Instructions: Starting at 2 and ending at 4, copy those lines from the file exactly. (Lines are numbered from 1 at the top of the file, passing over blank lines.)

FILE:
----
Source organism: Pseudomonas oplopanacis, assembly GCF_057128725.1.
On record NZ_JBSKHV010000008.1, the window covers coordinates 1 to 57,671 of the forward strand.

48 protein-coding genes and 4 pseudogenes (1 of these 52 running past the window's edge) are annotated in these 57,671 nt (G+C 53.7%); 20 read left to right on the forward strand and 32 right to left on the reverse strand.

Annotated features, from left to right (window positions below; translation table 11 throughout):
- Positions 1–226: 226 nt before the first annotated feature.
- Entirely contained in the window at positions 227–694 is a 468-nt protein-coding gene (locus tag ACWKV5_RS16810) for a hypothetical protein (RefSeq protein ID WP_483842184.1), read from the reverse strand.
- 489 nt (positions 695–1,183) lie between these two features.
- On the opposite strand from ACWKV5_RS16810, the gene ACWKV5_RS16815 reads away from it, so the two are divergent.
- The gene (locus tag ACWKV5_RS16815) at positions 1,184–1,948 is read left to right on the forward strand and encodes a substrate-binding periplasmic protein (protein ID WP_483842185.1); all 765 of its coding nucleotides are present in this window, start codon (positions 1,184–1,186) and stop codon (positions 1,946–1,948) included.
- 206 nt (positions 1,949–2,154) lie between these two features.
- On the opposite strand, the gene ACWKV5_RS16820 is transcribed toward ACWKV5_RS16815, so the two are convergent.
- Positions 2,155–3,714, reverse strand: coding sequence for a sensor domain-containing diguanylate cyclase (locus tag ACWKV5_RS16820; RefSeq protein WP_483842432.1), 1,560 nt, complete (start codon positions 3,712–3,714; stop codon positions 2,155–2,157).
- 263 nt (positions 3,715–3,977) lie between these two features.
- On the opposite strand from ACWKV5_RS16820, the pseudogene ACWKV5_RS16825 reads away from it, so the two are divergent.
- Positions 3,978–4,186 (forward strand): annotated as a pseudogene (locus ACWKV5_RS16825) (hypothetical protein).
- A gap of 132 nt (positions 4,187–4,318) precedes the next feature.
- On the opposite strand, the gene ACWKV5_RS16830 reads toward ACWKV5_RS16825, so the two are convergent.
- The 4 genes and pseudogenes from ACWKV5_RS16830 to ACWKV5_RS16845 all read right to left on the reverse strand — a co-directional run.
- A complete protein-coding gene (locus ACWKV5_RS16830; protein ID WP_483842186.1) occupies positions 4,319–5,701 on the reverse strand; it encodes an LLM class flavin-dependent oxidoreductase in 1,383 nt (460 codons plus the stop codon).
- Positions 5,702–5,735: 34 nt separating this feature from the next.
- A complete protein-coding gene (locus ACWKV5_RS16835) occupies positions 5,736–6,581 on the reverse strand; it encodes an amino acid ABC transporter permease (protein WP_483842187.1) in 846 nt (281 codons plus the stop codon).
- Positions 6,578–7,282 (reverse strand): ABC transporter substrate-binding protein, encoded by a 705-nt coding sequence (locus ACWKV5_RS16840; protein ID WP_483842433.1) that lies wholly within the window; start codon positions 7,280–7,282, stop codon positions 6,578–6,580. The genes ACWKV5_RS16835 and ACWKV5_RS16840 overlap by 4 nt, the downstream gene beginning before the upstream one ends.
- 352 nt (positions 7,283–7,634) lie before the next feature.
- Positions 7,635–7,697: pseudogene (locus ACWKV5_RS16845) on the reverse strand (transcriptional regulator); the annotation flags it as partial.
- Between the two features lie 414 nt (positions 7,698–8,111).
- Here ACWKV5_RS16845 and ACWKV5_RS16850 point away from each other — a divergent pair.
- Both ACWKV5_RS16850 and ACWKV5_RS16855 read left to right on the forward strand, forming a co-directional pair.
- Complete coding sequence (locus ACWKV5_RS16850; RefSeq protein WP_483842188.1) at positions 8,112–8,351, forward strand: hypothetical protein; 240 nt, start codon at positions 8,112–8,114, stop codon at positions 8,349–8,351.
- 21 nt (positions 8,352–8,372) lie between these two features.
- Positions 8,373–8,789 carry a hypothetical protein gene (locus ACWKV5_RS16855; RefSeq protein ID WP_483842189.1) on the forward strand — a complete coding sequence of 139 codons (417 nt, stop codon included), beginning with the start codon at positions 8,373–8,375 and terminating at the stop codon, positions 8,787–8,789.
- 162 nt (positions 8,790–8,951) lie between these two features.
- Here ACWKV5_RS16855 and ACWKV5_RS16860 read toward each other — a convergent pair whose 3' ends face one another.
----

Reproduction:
On record NZ_JBSKHV010000008.1, the window covers coordinates 1 to 57,671 of the forward strand.

48 protein-coding genes and 4 pseudogenes (1 of these 52 running past the window's edge) are annotated in these 57,671 nt (G+C 53.7%); 20 read left to right on the forward strand and 32 right to left on the reverse strand.

Annotated features, from left to right (window positions below; translation table 11 throughout):